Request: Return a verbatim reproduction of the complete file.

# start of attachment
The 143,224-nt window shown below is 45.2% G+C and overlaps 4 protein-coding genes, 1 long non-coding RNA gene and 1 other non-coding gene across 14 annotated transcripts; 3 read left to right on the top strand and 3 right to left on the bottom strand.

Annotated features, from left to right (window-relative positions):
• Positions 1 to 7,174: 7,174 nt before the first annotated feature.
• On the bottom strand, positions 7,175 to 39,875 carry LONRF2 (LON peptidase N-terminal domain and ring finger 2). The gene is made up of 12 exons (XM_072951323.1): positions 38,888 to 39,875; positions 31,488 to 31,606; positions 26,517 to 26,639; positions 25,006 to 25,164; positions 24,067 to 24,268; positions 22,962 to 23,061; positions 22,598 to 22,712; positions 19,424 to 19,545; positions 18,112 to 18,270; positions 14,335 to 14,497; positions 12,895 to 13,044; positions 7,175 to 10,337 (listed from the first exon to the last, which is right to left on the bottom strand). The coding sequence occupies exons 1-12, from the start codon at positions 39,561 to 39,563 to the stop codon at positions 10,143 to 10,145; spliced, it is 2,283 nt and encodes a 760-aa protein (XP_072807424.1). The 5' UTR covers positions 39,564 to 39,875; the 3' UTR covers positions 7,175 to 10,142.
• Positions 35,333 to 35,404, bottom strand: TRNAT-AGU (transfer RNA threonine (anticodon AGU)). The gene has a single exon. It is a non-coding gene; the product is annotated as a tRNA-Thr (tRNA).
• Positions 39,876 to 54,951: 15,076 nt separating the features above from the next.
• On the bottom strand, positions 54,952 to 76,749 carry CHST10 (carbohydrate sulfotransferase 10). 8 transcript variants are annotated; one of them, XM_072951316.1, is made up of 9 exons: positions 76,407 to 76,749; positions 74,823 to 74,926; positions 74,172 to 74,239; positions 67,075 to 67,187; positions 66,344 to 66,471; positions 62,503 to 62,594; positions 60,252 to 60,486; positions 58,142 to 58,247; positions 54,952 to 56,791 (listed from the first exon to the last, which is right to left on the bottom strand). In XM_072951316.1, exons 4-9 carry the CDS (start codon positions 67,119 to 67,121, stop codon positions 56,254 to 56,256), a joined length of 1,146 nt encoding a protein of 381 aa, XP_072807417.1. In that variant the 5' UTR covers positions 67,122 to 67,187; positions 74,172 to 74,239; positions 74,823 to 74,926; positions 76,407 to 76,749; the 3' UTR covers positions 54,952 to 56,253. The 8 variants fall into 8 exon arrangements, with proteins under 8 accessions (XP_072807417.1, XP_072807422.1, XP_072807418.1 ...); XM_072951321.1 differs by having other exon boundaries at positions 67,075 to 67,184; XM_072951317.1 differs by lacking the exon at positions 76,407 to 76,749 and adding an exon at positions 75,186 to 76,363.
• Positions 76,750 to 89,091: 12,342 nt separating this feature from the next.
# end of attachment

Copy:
The 143,224-nt window shown below is 45.2% G+C and overlaps 4 protein-coding genes, 1 long non-coding RNA gene and 1 other non-coding gene across 14 annotated transcripts; 3 read left to right on the top strand and 3 right to left on the bottom strand.

Annotated features, from left to right (window-relative positions):
• Positions 1 to 7,174: 7,174 nt before the first annotated feature.
• On the bottom strand, positions 7,175 to 39,875 carry LONRF2 (LON peptidase N-terminal domain and ring finger 2). The gene is made up of 12 exons (XM_072951323.1): positions 38,888 to 39,875; positions 31,488 to 31,606; positions 26,517 to 26,639; positions 25,006 to 25,164; positions 24,067 to 24,268; positions 22,962 to 23,061; positions 22,598 to 22,712; positions 19,424 to 19,545; positions 18,112 to 18,270; positions 14,335 to 14,497; positions 12,895 to 13,044; positions 7,175 to 10,337 (listed from the first exon to the last, which is right to left on the bottom strand). The coding sequence occupies exons 1-12, from the start codon at positions 39,561 to 39,563 to the stop codon at positions 10,143 to 10,145; spliced, it is 2,283 nt and encodes a 760-aa protein (XP_072807424.1). The 5' UTR covers positions 39,564 to 39,875; the 3' UTR covers positions 7,175 to 10,142.
• Positions 35,333 to 35,404, bottom strand: TRNAT-AGU (transfer RNA threonine (anticodon AGU)). The gene has a single exon. It is a non-coding gene; the product is annotated as a tRNA-Thr (tRNA).
• Positions 39,876 to 54,951: 15,076 nt separating the features above from the next.
• On the bottom strand, positions 54,952 to 76,749 carry CHST10 (carbohydrate sulfotransferase 10). 8 transcript variants are annotated; one of them, XM_072951316.1, is made up of 9 exons: positions 76,407 to 76,749; positions 74,823 to 74,926; positions 74,172 to 74,239; positions 67,075 to 67,187; positions 66,344 to 66,471; positions 62,503 to 62,594; positions 60,252 to 60,486; positions 58,142 to 58,247; positions 54,952 to 56,791 (listed from the first exon to the last, which is right to left on the bottom strand). In XM_072951316.1, exons 4-9 carry the CDS (start codon positions 67,119 to 67,121, stop codon positions 56,254 to 56,256), a joined length of 1,146 nt encoding a protein of 381 aa, XP_072807417.1. In that variant the 5' UTR covers positions 67,122 to 67,187; positions 74,172 to 74,239; positions 74,823 to 74,926; positions 76,407 to 76,749; the 3' UTR covers positions 54,952 to 56,253. The 8 variants fall into 8 exon arrangements, with proteins under 8 accessions (XP_072807417.1, XP_072807422.1, XP_072807418.1 ...); XM_072951321.1 differs by having other exon boundaries at positions 67,075 to 67,184; XM_072951317.1 differs by lacking the exon at positions 76,407 to 76,749 and adding an exon at positions 75,186 to 76,363.
• Positions 76,750 to 89,091: 12,342 nt separating this feature from the next.